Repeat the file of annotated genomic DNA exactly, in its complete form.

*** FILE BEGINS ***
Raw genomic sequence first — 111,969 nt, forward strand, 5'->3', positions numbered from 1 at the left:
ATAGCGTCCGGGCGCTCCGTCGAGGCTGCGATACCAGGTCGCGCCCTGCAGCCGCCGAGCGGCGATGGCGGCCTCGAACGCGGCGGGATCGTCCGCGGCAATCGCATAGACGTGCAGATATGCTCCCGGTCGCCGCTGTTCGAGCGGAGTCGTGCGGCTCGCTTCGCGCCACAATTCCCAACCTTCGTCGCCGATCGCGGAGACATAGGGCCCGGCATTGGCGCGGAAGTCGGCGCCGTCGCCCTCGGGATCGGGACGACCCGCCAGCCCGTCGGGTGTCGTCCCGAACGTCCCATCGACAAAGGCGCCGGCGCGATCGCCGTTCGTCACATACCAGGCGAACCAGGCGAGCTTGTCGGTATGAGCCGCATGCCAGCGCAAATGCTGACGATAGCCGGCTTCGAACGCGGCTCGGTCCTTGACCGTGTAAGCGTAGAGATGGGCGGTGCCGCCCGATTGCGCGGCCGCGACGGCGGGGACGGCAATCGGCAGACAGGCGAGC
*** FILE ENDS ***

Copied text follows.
Raw genomic sequence first — 111,969 nt, forward strand, 5'->3', positions numbered from 1 at the left:
ATAGCGTCCGGGCGCTCCGTCGAGGCTGCGATACCAGGTCGCGCCCTGCAGCCGCCGAGCGGCGATGGCGGCCTCGAACGCGGCGGGATCGTCCGCGGCAATCGCATAGACGTGCAGATATGCTCCCGGTCGCCGCTGTTCGAGCGGAGTCGTGCGGCTCGCTTCGCGCCACAATTCCCAACCTTCGTCGCCGATCGCGGAGACATAGGGCCCGGCATTGGCGCGGAAGTCGGCGCCGTCGCCCTCGGGATCGGGACGACCCGCCAGCCCGTCGGGTGTCGTCCCGAACGTCCCATCGACAAAGGCGCCGGCGCGATCGCCGTTCGTCACATACCAGGCGAACCAGGCGAGCTTGTCGGTATGAGCCGCATGCCAGCGCAAATGCTGACGATAGCCGGCTTCGAACGCGGCTCGGTCCTTGACCGTGTAAGCGTAGAGATGGGCGGTGCCGCCCGATTGCGCGGCCGCGACGGCGGGGACGGCAATCGGCAGACAGGCGAGC